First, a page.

"What's going on? Where are you going?" I asked, but I already knew the answers.

"I wanted to give you my keys. There's some chicken in the microwave, just make yourself some rice," she said, handing me her keyring.

"Please don't go."

She looked at me with her black black eyes and everything I loved about her was reflected in that instant, in the measure of her gaze. I knew that I had lost it all.

"Don't. Don't cry, Jon. Please." She kissed me on the cheek and held my face in her hands.

"But why? Tell me why," I asked her. My entire body felt like it wasn't my own. It was too heavy, too solid, too real to be real in that unreality where the world existed but was of no moment.



"Because it's time for me to go."

I watched her walk away, down the hall to the elevator. I wanted to run after her, to beg, to plead, to try everything, say anything, but the unwelcome gravity of the situation was too strong, too compunded, to fight, to struggle against. Instead I watched her turn to me one last time as the elevator announced its arrival, watched her vanish behind its familiar metal doors, watched the ghost of her last smile disperse like the illusion that it was, and stared down numbly at the keyring in my hand.

And I cannot help but think of things like gravity and inertia because I cannot understand everything that happened - I am left only with the learning in my head, my beloved astronomy. I am flooded with thoughts of particles in motion in a void; black holes suspended in infinite black space and of the loneliness of their existence - invisible, powerful, devouring, in solitude; of stars that suddenly flare and supernova, brilliant, burning, echoing light for millions of years, and of worlds that spin unaware that the source of their light is long dead, long gone, a corpse-light.

And I think of my place in all this absurd rumination, of her place in my world. And I recall some insipid maxim about how, to the world, she was just one person - but to me, she was the world; some doggerel that should be comforting but is ultimately meaningless, because words, like sound, cannot exist in the vacuum I am floating in.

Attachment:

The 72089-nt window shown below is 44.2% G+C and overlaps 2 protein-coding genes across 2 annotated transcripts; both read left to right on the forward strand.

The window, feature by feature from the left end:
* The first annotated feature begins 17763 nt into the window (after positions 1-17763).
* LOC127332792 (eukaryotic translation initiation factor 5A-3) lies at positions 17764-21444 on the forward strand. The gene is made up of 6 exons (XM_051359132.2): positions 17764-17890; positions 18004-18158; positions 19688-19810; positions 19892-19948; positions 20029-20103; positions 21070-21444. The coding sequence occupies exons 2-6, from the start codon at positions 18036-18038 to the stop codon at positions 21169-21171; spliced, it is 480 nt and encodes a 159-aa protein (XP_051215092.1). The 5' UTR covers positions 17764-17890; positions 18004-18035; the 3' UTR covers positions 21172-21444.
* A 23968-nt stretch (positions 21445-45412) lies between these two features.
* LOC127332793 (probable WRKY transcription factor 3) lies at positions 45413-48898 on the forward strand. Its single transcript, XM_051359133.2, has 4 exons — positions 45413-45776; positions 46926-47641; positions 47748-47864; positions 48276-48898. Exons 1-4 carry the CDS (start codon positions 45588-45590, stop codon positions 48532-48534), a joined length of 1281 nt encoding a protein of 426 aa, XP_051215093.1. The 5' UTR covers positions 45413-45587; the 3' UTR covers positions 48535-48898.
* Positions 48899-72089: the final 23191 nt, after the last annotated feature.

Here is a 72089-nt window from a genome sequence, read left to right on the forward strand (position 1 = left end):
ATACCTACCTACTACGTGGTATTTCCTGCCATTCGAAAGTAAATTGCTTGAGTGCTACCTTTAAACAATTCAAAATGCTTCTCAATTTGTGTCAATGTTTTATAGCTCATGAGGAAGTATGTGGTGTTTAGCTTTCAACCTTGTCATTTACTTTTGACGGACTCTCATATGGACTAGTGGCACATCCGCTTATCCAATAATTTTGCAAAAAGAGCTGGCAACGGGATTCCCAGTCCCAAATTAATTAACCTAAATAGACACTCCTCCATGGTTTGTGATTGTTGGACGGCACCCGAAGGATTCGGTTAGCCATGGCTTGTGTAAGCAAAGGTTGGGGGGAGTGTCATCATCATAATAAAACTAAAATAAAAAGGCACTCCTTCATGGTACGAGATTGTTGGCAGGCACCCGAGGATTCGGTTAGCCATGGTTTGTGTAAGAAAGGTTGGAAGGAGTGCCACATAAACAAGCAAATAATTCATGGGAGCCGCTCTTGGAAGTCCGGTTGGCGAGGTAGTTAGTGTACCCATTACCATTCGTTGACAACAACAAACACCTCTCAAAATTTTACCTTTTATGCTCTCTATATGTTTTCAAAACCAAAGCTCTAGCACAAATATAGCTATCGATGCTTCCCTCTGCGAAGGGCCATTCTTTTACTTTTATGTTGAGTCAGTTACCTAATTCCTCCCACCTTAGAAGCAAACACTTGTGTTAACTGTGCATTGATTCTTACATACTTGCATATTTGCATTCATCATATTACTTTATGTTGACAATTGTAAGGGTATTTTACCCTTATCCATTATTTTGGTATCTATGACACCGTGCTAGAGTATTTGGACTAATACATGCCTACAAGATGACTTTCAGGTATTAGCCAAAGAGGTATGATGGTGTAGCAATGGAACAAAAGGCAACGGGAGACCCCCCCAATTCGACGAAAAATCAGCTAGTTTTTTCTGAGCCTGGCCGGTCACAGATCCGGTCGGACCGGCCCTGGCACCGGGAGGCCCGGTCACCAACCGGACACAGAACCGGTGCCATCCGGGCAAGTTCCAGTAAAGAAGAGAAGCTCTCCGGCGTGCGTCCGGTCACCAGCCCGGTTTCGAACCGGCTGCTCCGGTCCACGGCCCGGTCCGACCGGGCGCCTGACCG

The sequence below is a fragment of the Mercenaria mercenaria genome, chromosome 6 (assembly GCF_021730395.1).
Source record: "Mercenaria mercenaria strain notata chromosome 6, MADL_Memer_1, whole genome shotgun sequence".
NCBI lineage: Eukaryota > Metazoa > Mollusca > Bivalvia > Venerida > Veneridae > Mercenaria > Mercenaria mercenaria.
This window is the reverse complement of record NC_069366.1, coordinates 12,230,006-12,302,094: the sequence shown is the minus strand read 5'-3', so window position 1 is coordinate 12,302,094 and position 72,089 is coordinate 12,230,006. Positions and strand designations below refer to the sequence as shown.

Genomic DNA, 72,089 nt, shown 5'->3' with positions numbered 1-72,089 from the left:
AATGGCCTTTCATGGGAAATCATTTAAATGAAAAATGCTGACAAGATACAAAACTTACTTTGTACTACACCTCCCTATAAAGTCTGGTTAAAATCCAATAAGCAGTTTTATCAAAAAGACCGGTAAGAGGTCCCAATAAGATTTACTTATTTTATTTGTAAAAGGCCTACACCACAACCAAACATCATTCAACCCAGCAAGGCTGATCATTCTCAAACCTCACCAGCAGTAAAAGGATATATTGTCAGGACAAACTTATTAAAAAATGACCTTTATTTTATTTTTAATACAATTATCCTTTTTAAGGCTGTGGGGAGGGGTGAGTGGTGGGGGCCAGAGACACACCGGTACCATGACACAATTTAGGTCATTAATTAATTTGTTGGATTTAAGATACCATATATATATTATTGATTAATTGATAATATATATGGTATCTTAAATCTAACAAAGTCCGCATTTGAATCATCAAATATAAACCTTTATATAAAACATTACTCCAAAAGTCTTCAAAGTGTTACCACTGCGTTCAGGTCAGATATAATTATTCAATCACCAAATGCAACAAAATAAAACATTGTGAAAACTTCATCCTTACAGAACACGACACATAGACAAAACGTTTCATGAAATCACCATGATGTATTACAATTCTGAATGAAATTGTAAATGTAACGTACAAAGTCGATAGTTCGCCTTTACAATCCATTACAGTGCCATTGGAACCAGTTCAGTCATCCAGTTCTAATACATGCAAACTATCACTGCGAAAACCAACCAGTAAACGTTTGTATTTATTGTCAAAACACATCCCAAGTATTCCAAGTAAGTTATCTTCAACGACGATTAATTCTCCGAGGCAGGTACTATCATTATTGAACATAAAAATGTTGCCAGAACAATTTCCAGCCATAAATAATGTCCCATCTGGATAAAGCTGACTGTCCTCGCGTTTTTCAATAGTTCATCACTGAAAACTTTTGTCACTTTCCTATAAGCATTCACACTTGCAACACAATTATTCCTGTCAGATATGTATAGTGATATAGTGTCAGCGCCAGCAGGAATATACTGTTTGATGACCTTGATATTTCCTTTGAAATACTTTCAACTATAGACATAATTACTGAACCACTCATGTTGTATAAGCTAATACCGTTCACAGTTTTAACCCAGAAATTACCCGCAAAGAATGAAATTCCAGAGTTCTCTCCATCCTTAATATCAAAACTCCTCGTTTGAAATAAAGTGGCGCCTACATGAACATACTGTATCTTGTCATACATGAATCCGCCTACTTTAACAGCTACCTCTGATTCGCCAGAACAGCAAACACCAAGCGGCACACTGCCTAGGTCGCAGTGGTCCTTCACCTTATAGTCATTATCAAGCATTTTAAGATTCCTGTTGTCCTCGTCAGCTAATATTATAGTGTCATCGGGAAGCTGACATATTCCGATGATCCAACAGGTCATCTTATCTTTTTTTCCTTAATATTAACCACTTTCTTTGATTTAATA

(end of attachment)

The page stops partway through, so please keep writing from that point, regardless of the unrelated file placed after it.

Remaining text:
Thursday, May 01, 2003


Oddly enough, my mind's radio kept playing self-affirming songs, particularly Christina Aguilera's Beautiful (and boy, she does need to sing it to herself - but I do like her voice). Then later, noticing my feeble attempts to sing a song I didn't know the lyrics to, Nikki offered what we both thought was a Robbie Williams ditty that she didn't know the title of (" were meant to be the way you are exactly..." - which, in my analysis, is fatalistic rather than uplifting (turns out it's Stay The Same by Joey McIntyre - thanks Vin) . Later, U2 came in with Struck In A Moment and this morning, George Martin's Freedom 90. (I've even asked requested Carl to sing Beautiful when it becomes available at the videoke).

Despite the fact that I giggle compulsively when certain songs come up (the ones that are too preciously feel-good-about-yourself), I recognize the value of something self-affirming that you can sing to yourself - because we all need that once in a while.

We are all beautiful. Well, most of us are. In some way.
love in the time of melancholy

As a younger man, thanks to the corruptive influence of unrealistic films and badly imagined books, I believed in love as a set of ideals. As I entered and left relationships here and there, I would attempt to apply the ideal to the context of what I had and always, always fail.

Because love in real life is not ideal - because you and your beloved are not ideal.

Vin, Nikki and I spoke about love as it pertained to him, and I was utterly stupefied when, unbidden, the words we've been telling him about this came from his lips. I've known Vin for years and as best friends there are many intimacies we share. But one of the most confounding things for me was the fundamental difference in our outlook in life. He held to what I (pejoratively) called "The Happy World" wherein everything would be all right, and all things worked for good, resolved themselves due to sheer hope, and every dog had his day. I lived in "Deterministic World", a different place, where unnecessary conflict and stress could be selectively dealt with, where one did not wait to move until someone else moved, and where happiness is a matter of determining what it is and it isn't and creating it - but never in a cynical way, because the world was full of wonder (like a daughter that bounces on your chest at 6 in the morning).

I learned last night that even in Happy World things did go wrong and that its inhabitants were empowered after all - to determine their happiness and self-worth where relationships were concerned. Epiphanies did not occur vicariously, but through the course of experience.

(An aside: I'm one of the worst people to ask relationship advice from. Ultimately I'll ask "If you are aware of your circumstances, why not change them?" Not because I have no empathy, but because impatience with silliness is one of my character traits. And silliness is something we can exert control over.)

Given my acceptance of the unalterable fact that life is short and precious, I'd rather squeeze what I can in terms of delight and accomplishment out of what I'm given and with the circumstances I accept. There is no time for something that both saddens and eats away time. Better to laugh and create something that can shine, however briefly, before the curtain falls and I exeunt, stage right.

This means doing something I like (workwise), creating something of worth (artwise) and being with someone who believes in me and in how I think (relationshipwise).

Overstated simplicity, yes, but think about it.